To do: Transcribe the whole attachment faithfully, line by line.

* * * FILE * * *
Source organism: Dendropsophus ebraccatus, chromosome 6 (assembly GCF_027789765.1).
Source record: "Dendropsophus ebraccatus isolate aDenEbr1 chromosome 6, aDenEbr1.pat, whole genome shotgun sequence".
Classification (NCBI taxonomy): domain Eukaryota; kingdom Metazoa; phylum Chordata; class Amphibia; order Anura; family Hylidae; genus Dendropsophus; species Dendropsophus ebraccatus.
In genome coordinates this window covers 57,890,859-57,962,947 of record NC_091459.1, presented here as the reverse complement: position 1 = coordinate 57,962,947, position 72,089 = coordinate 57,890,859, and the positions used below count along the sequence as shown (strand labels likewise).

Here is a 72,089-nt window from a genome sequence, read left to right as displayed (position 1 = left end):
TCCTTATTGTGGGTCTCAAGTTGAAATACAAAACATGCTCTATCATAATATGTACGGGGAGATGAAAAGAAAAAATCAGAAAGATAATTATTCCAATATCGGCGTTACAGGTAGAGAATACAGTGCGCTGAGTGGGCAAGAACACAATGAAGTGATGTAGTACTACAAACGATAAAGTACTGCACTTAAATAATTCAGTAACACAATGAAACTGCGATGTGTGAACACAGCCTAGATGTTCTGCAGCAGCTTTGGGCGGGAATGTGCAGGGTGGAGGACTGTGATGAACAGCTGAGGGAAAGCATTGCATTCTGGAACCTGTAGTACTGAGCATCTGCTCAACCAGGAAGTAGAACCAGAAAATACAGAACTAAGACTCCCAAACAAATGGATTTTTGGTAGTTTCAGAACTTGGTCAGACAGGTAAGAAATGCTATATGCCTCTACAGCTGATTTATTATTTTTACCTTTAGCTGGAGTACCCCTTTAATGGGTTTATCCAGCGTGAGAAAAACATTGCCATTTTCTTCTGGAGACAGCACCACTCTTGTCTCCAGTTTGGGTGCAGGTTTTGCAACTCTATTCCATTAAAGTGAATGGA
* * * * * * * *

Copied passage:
Source organism: Dendropsophus ebraccatus, chromosome 6 (assembly GCF_027789765.1).
Source record: "Dendropsophus ebraccatus isolate aDenEbr1 chromosome 6, aDenEbr1.pat, whole genome shotgun sequence".
Classification (NCBI taxonomy): domain Eukaryota; kingdom Metazoa; phylum Chordata; class Amphibia; order Anura; family Hylidae; genus Dendropsophus; species Dendropsophus ebraccatus.
In genome coordinates this window covers 57,890,859-57,962,947 of record NC_091459.1, presented here as the reverse complement: position 1 = coordinate 57,962,947, position 72,089 = coordinate 57,890,859, and the positions used below count along the sequence as shown (strand labels likewise).

Here is a 72,089-nt window from a genome sequence, read left to right as displayed (position 1 = left end):
TCCTTATTGTGGGTCTCAAGTTGAAATACAAAACATGCTCTATCATAATATGTACGGGGAGATGAAAAGAAAAAATCAGAAAGATAATTATTCCAATATCGGCGTTACAGGTAGAGAATACAGTGCGCTGAGTGGGCAAGAACACAATGAAGTGATGTAGTACTACAAACGATAAAGTACTGCACTTAAATAATTCAGTAACACAATGAAACTGCGATGTGTGAACACAGCCTAGATGTTCTGCAGCAGCTTTGGGCGGGAATGTGCAGGGTGGAGGACTGTGATGAACAGCTGAGGGAAAGCATTGCATTCTGGAACCTGTAGTACTGAGCATCTGCTCAACCAGGAAGTAGAACCAGAAAATACAGAACTAAGACTCCCAAACAAATGGATTTTTGGTAGTTTCAGAACTTGGTCAGACAGGTAAGAAATGCTATATGCCTCTACAGCTGATTTATTATTTTTACCTTTAGCTGGAGTACCCCTTTAATGGGTTTATCCAGCGTGAGAAAAACATTGCCATTTTCTTCTGGAGACAGCACCACTCTTGTCTCCAGTTTGGGTGCAGGTTTTGCAACTCTATTCCATTAAAGTGAATGGA